• Pre-rendered PGS subtitles are now included for all pre-1997 film variations except the 70mm cut of Empire (if needed, 70mm subtitles can be created using the provided instructions). Be warned, this means the total size of Project Threepio is much larger than earlier versions.
  • Pre-rendered 720p subtitles are no longer included with the project files. 720p subtitles are still supported and can be created using the provided instructions.

Project Threepio (Star Wars OOT subtitles)

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 (Edited)

Building on some things I mentioned earlier, adding Nastaliq scripts (Urdu and Afghan Persian) was a little more difficult than your average new script. Other scripts have varying levels of conformity to a consistent baseline and character height. Chinese characters (at least in Noto Sans CJK) are the best at this. Given even a fairly small sample of characters, it’s pretty easy to gauge exactly where they should be placed, and know exactly how much vertical space they will take. Latin characters are slightly more complicated, with descenders going below the baseline, and accents sometimes exceeding the normal max height. Until now, the scripts that played around most in that arena were Burmese and Thai – but still, pretty tame, relatively speaking.

Nastaliq threw all that out the window. There are huge vertical variances, with a baseline that’s more theoretical than ever before. So it takes up quite a lot of vertical space, but it also threw a wrench into a lot of my old processes.

For example: dual subtitles. If you want dual English and Chinese subtitles, no problem. The Chinese subtitles get shifted down into the black bars, the English subtitles stay where they are, and everything just works. But if you wanted to make dual English and Afghan Persian subtitles, the Nastaliq subtitles take up so much vertical space that, even pushed down as far into the black bars as possible, they will still overlap the English subtitles. So, in that case, I shift the English subtitles up into the top black bars, and then you can have two sets of subtitles going with no overlap.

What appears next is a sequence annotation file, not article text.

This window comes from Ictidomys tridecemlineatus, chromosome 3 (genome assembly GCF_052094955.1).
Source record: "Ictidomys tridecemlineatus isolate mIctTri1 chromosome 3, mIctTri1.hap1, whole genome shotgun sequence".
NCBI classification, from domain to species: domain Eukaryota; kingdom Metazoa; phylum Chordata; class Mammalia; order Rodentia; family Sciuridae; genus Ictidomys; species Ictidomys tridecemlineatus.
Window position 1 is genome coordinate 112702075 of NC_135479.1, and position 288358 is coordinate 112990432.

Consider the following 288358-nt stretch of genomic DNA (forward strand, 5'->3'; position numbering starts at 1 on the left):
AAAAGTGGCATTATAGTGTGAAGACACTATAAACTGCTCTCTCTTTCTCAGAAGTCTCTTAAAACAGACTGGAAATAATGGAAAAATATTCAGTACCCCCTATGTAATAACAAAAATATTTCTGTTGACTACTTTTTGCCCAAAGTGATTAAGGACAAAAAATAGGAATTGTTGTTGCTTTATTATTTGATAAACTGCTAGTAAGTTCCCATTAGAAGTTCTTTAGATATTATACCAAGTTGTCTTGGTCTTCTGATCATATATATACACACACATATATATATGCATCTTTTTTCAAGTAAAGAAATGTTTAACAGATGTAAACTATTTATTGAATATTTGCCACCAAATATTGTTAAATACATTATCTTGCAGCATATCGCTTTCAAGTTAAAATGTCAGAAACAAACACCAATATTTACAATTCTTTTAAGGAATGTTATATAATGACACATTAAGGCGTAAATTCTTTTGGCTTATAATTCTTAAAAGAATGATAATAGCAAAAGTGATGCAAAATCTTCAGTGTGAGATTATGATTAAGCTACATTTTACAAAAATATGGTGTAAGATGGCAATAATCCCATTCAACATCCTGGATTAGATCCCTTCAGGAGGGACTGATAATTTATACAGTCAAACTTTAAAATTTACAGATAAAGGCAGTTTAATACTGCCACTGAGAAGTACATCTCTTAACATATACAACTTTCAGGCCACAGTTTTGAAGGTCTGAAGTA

Another case was “unshifted” subtitles. There are cases where, for example, if you’re dealing with a Star Wars preservation with no burnt-in subtitles, you will no longer want subtitles for the alien dialog to be shifted to the top of the screen. So “unshifting” these subtitles requires calculating where these subtitles should now be placed, and the existing formulas broke hard for Nastaliq. And to be honest, they were also a little broken for Thai and Burmese as well. Now, they all work great.

Anyway, that’s just an example of how adding a new language isn’t always a simple matter of plugging in a new SRT file and loading a new font. Localization is hard!

Project Threepio (Star Wars OOT subtitles)

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Thanks Neverargreat, it’s always good to hear from people following the project!

Project Threepio (Star Wars OOT subtitles)